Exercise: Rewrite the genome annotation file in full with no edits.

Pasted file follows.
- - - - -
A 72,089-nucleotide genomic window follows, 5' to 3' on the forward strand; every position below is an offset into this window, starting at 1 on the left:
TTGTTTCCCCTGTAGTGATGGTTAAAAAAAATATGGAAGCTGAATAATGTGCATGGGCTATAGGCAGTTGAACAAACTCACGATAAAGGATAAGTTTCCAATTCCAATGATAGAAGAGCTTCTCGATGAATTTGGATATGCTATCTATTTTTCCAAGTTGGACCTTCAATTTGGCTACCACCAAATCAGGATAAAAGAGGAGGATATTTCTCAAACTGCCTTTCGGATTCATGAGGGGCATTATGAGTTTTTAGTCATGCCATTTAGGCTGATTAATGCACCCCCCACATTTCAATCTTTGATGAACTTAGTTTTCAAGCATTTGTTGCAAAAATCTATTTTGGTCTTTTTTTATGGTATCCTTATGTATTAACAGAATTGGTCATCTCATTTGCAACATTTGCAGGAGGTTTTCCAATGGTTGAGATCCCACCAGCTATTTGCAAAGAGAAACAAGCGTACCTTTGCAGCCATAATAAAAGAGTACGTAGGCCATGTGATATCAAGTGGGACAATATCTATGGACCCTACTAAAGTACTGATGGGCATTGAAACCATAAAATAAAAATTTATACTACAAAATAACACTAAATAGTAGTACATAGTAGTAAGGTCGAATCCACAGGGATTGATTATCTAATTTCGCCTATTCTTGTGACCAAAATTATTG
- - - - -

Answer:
A 72,089-nucleotide genomic window follows, 5' to 3' on the forward strand; every position below is an offset into this window, starting at 1 on the left:
TTGTTTCCCCTGTAGTGATGGTTAAAAAAAATATGGAAGCTGAATAATGTGCATGGGCTATAGGCAGTTGAACAAACTCACGATAAAGGATAAGTTTCCAATTCCAATGATAGAAGAGCTTCTCGATGAATTTGGATATGCTATCTATTTTTCCAAGTTGGACCTTCAATTTGGCTACCACCAAATCAGGATAAAAGAGGAGGATATTTCTCAAACTGCCTTTCGGATTCATGAGGGGCATTATGAGTTTTTAGTCATGCCATTTAGGCTGATTAATGCACCCCCCACATTTCAATCTTTGATGAACTTAGTTTTCAAGCATTTGTTGCAAAAATCTATTTTGGTCTTTTTTTATGGTATCCTTATGTATTAACAGAATTGGTCATCTCATTTGCAACATTTGCAGGAGGTTTTCCAATGGTTGAGATCCCACCAGCTATTTGCAAAGAGAAACAAGCGTACCTTTGCAGCCATAATAAAAGAGTACGTAGGCCATGTGATATCAAGTGGGACAATATCTATGGACCCTACTAAAGTACTGATGGGCATTGAAACCATAAAATAAAAATTTATACTACAAAATAACACTAAATAGTAGTACATAGTAGTAAGGTCGAATCCACAGGGATTGATTATCTAATTTCGCCTATTCTTGTGACCAAAATTATTG